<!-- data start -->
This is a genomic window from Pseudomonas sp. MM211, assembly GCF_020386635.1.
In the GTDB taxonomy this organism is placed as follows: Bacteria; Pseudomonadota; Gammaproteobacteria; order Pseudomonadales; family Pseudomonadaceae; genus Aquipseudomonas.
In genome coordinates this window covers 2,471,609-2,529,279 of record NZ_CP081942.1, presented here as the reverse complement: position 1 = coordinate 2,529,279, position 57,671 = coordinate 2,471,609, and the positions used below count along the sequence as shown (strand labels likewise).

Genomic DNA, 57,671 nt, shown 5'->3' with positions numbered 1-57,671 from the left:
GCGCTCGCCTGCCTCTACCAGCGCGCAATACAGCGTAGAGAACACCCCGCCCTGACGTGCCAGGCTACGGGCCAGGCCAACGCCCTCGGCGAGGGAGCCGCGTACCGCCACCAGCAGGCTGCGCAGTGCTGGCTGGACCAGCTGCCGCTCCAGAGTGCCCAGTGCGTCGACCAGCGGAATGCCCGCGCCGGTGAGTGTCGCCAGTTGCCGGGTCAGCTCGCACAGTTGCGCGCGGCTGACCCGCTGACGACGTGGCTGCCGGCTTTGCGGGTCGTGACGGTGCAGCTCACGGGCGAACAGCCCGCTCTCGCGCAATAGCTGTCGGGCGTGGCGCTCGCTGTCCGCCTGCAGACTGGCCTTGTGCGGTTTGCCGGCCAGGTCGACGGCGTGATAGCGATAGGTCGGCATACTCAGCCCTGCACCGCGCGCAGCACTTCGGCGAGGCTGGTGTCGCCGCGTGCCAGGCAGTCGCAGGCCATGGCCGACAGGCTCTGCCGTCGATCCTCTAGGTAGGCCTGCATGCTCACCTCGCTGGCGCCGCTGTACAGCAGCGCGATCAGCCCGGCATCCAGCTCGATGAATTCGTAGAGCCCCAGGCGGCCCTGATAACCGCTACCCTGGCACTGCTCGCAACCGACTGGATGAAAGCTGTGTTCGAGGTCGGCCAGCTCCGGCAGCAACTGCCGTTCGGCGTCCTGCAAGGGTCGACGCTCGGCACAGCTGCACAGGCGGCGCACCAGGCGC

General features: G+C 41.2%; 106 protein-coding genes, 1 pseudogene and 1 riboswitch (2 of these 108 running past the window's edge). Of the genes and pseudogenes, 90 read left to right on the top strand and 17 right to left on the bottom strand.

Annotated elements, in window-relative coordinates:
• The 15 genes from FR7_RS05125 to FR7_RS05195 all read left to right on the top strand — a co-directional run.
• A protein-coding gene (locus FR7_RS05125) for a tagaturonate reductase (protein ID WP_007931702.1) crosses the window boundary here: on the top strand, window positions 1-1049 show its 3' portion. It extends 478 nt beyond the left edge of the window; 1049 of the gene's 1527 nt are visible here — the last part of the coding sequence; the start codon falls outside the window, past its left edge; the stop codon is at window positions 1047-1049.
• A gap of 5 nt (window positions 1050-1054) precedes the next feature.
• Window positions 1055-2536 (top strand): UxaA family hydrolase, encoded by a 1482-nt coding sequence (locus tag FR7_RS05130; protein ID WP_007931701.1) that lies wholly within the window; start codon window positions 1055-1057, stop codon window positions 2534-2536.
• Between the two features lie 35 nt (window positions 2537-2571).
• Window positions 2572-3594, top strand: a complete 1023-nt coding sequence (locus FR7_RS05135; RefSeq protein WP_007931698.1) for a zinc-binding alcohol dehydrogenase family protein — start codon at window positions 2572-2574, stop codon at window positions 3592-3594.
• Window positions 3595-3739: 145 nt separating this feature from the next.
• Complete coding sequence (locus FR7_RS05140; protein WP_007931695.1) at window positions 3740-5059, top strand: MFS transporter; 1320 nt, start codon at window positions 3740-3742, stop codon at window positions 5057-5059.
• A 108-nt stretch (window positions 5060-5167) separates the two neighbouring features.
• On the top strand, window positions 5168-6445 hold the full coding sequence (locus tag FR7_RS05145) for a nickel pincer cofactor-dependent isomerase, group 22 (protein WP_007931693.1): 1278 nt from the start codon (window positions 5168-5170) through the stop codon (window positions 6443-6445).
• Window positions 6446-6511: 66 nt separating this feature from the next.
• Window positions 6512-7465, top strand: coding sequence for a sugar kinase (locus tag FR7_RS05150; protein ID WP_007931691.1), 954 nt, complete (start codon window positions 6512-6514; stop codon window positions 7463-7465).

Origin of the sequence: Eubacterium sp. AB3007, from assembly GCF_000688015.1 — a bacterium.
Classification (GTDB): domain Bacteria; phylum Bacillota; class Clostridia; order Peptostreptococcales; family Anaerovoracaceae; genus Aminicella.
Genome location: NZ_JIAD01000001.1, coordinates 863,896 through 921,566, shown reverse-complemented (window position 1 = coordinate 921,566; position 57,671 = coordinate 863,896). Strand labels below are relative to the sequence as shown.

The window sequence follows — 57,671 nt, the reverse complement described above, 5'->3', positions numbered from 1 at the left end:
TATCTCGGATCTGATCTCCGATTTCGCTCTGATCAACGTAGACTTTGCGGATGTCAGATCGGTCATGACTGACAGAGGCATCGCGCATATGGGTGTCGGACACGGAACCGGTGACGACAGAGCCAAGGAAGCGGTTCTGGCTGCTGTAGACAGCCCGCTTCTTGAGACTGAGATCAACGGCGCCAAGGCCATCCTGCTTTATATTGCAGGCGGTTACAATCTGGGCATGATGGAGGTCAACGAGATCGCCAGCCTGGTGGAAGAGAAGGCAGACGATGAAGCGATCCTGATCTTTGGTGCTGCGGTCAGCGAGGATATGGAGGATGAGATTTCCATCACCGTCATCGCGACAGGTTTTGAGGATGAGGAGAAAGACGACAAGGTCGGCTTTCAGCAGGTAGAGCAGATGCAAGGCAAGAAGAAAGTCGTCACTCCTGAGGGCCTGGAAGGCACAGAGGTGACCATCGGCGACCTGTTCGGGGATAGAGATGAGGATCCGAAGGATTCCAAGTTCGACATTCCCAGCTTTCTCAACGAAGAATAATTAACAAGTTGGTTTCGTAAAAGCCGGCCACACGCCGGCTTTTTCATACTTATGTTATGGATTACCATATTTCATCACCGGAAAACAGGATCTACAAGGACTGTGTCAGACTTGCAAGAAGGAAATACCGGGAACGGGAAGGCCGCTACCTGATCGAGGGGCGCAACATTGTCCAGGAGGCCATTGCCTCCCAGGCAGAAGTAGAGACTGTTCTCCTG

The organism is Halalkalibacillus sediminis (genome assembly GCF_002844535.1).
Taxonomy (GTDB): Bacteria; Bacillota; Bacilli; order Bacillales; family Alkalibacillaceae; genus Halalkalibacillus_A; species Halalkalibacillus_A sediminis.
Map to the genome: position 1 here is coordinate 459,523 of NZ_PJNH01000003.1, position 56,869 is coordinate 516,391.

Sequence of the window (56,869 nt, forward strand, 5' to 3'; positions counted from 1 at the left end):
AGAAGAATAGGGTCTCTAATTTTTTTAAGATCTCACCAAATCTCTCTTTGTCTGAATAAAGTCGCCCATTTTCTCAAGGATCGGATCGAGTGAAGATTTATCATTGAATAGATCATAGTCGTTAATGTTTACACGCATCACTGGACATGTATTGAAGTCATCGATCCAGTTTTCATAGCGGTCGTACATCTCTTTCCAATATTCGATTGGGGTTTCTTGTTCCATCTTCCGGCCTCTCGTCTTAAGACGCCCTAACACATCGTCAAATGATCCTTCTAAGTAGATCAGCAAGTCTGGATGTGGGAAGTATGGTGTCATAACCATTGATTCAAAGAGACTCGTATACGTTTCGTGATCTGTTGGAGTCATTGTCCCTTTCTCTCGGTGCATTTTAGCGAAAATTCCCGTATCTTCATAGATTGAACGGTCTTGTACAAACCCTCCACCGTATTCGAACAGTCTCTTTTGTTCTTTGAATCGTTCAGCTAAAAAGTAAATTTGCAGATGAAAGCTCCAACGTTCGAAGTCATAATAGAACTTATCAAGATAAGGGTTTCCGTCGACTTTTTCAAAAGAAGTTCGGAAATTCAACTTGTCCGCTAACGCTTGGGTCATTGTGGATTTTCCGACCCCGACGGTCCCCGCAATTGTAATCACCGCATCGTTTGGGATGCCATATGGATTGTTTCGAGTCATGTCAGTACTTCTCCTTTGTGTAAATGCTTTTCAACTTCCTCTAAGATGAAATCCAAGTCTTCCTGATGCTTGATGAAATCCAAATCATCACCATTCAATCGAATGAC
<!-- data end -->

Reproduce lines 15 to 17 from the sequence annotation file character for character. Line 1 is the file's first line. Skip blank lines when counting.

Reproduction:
• Complete coding sequence (locus FR7_RS05140; protein WP_007931695.1) at window positions 3740-5059, top strand: MFS transporter; 1320 nt, start codon at window positions 3740-3742, stop codon at window positions 5057-5059.
• A 108-nt stretch (window positions 5060-5167) separates the two neighbouring features.
• On the top strand, window positions 5168-6445 hold the full coding sequence (locus tag FR7_RS05145) for a nickel pincer cofactor-dependent isomerase, group 22 (protein WP_007931693.1): 1278 nt from the start codon (window positions 5168-5170) through the stop codon (window positions 6443-6445).